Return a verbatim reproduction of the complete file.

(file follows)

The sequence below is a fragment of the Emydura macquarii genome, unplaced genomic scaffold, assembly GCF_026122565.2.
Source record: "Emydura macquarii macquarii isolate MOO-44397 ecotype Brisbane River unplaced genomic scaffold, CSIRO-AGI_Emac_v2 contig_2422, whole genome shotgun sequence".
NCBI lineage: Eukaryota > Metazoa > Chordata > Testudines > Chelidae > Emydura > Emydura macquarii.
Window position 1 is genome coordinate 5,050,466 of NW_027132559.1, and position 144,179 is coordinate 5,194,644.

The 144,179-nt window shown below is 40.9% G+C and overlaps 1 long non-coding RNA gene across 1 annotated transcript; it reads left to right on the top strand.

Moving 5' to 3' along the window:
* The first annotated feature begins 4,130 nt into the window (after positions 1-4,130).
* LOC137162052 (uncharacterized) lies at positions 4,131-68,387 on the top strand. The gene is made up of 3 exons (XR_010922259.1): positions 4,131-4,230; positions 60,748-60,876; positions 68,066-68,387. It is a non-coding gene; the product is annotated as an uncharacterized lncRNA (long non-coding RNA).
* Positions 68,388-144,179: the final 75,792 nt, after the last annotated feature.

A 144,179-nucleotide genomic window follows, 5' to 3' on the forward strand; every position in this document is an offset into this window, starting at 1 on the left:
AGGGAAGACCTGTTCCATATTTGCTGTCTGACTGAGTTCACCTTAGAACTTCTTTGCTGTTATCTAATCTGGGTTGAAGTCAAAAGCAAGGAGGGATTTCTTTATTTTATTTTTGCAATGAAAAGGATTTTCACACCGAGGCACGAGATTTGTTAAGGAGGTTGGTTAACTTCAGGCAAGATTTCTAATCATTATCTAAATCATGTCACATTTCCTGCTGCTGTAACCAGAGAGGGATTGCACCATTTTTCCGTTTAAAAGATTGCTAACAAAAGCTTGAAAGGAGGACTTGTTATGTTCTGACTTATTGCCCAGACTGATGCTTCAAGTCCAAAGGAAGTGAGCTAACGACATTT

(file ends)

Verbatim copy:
The sequence below is a fragment of the Emydura macquarii genome, unplaced genomic scaffold, assembly GCF_026122565.2.
Source record: "Emydura macquarii macquarii isolate MOO-44397 ecotype Brisbane River unplaced genomic scaffold, CSIRO-AGI_Emac_v2 contig_2422, whole genome shotgun sequence".
NCBI lineage: Eukaryota > Metazoa > Chordata > Testudines > Chelidae > Emydura > Emydura macquarii.
Window position 1 is genome coordinate 5,050,466 of NW_027132559.1, and position 144,179 is coordinate 5,194,644.

The 144,179-nt window shown below is 40.9% G+C and overlaps 1 long non-coding RNA gene across 1 annotated transcript; it reads left to right on the top strand.

Moving 5' to 3' along the window:
* The first annotated feature begins 4,130 nt into the window (after positions 1-4,130).
* LOC137162052 (uncharacterized) lies at positions 4,131-68,387 on the top strand. The gene is made up of 3 exons (XR_010922259.1): positions 4,131-4,230; positions 60,748-60,876; positions 68,066-68,387. It is a non-coding gene; the product is annotated as an uncharacterized lncRNA (long non-coding RNA).
* Positions 68,388-144,179: the final 75,792 nt, after the last annotated feature.

A 144,179-nucleotide genomic window follows, 5' to 3' on the forward strand; every position in this document is an offset into this window, starting at 1 on the left:
AGGGAAGACCTGTTCCATATTTGCTGTCTGACTGAGTTCACCTTAGAACTTCTTTGCTGTTATCTAATCTGGGTTGAAGTCAAAAGCAAGGAGGGATTTCTTTATTTTATTTTTGCAATGAAAAGGATTTTCACACCGAGGCACGAGATTTGTTAAGGAGGTTGGTTAACTTCAGGCAAGATTTCTAATCATTATCTAAATCATGTCACATTTCCTGCTGCTGTAACCAGAGAGGGATTGCACCATTTTTCCGTTTAAAAGATTGCTAACAAAAGCTTGAAAGGAGGACTTGTTATGTTCTGACTTATTGCCCAGACTGATGCTTCAAGTCCAAAGGAAGTGAGCTAACGACATTT